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Stress management standards: a warning indicator for employee health

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posted on 11.11.2015 by Aadil Kazi, Cheryl Haslam
Background: Psychological stress is a major cause of lost working days in the UK. The Health and Safety Executive have developed Management Standards (MS) to help organisations to assess work-related stress. Aims: The aim of this study was to investigate the relationships between the MS Indicator Tool and employee health, job attitudes, work performance and environmental outcomes. Methods: The first phase involved a survey employing the MS Indicator Tool, GHQ-12, job attitudes, work performance and environmental measures. Three hundred and four call centre employees from a large utility company responded. The second phase comprised six focus groups to investigate what employees believed contributed to their perceived stress. Results: Significant negative correlations were found between GHQ-12 and two MS dimensions; demands (Rho = -0.211, p = 0.000) and relationships (Rho = -0.134, p = 0.02). Other dimensions showed no significant relationship with GHQ-12. Higher levels of stress were associated with reduced job performance, job motivation and increased intention to quit but low stress levels were associated with reduced job satisfaction. Lack of management support, recognition and development opportunities were identified as sources of stress. Conclusion: The findings support the utility of the MS as a measure of employee attitudes and performance.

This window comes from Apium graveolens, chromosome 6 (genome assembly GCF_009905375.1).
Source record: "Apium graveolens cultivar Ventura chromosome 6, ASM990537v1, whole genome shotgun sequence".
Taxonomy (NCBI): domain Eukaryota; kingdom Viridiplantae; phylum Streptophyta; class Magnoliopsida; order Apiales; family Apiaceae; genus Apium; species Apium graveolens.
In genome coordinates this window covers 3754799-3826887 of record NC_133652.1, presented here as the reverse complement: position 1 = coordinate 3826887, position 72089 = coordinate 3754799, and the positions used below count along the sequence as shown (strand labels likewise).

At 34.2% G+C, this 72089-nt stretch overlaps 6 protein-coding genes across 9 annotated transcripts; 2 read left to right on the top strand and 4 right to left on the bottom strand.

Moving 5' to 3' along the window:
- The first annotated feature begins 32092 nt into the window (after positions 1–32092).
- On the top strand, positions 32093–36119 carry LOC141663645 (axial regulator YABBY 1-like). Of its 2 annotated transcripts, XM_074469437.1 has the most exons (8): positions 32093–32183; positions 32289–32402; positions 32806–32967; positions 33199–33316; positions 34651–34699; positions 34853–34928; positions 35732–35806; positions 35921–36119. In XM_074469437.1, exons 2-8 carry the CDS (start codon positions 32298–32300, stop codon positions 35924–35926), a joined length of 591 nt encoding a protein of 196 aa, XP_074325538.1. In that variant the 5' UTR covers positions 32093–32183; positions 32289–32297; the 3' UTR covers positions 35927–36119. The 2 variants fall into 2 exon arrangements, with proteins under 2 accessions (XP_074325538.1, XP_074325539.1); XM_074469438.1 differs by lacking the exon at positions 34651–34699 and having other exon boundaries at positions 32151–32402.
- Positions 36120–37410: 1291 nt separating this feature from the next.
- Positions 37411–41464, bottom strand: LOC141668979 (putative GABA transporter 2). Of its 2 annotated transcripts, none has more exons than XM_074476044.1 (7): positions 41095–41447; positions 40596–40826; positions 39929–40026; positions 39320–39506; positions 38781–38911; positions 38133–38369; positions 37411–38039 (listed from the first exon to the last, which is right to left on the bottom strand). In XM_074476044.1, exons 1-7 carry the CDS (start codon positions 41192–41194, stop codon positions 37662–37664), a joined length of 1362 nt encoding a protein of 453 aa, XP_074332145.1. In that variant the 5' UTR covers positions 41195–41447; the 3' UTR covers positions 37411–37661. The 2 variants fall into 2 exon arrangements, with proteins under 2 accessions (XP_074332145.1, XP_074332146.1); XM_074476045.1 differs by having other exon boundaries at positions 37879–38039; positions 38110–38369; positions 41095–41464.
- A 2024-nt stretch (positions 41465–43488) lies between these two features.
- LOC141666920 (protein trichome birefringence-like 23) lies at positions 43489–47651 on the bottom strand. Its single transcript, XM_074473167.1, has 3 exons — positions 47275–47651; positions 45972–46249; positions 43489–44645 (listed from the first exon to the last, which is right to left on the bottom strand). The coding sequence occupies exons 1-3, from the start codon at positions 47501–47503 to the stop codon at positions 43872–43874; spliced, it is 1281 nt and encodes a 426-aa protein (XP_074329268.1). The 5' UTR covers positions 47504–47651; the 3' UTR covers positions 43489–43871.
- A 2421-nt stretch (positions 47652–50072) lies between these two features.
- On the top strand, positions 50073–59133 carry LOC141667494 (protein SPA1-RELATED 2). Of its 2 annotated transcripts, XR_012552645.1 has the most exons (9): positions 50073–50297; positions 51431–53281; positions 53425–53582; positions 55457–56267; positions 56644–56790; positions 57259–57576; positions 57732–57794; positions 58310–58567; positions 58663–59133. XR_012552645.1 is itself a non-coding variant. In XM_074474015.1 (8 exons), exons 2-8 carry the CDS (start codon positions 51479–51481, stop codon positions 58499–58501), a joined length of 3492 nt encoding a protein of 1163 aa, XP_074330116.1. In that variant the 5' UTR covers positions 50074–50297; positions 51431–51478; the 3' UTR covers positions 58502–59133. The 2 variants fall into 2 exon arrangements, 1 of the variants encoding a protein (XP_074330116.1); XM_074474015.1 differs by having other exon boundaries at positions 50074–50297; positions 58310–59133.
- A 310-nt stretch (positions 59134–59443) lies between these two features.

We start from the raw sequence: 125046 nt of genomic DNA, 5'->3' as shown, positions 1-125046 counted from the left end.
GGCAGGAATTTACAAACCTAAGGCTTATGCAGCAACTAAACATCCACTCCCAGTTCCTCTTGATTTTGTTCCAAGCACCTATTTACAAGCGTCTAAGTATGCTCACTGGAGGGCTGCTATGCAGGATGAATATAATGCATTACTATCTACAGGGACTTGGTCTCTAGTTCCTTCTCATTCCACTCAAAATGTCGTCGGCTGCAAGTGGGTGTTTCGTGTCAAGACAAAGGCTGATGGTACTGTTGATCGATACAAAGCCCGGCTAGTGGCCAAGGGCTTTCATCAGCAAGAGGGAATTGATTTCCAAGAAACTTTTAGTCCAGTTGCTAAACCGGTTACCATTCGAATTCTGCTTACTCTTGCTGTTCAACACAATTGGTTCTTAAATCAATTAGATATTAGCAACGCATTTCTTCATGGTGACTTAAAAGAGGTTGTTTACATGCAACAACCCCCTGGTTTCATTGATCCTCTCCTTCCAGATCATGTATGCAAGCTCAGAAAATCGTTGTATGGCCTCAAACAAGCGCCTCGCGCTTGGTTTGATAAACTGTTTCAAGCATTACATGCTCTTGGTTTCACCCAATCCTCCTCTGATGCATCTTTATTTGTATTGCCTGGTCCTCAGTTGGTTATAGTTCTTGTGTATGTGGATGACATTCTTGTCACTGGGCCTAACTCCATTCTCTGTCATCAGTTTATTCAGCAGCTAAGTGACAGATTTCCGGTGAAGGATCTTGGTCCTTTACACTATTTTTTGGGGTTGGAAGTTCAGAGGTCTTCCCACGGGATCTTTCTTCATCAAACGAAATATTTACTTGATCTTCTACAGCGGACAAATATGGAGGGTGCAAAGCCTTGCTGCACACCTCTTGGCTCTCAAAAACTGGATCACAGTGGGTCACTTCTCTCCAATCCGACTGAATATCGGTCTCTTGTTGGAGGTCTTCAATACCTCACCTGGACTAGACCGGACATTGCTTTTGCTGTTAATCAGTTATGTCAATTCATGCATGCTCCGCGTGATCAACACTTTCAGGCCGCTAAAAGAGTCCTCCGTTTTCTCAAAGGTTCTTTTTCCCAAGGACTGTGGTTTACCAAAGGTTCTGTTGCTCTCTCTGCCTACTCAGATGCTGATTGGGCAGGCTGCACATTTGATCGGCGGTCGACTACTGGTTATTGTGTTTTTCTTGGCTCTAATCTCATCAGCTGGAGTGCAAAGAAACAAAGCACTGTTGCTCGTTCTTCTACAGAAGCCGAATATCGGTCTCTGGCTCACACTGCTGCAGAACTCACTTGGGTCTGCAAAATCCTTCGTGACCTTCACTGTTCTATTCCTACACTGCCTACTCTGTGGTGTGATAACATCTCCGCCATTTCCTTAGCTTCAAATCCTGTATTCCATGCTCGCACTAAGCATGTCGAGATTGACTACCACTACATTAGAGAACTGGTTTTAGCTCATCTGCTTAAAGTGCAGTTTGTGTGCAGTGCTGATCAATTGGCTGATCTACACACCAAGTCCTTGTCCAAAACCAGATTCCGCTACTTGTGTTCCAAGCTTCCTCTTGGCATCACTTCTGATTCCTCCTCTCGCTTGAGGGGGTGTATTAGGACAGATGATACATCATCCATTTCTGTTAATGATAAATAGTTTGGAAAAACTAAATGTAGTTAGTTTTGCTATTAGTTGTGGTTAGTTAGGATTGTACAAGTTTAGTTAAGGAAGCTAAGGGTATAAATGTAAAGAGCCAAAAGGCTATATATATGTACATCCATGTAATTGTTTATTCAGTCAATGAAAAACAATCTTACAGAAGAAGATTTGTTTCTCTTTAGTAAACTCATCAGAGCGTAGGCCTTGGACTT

History

School

  • Sport, Exercise and Health Sciences

Published in

OCCUPATIONAL MEDICINE-OXFORD

Volume

63

Issue

5

Pages

335 - 340 (6)

Citation

KAZI, A. and HASLAM, C.O., 2013. Stress management standards: a warning indicator for employee health. Occupational Medicine, 63 (5), pp.335-340

Publisher

© Oxford University Press

Version

AM (Accepted Manuscript)

Publisher statement

This work is made available according to the conditions of the Creative Commons Attribution-NonCommercial-NoDerivatives 4.0 International (CC BY-NC-ND 4.0) licence. Full details of this licence are available at: https://creativecommons.org/licenses/by-nc-nd/4.0/

Publication date

2013

Notes

This is a pre-copyedited, author-produced PDF of an article accepted for publication in Occupational Medicine following peer review. The version of record is available online at: http://dx.doi.org/10.1093/occmed/kqt052

ISSN

0962-7480

Language

en

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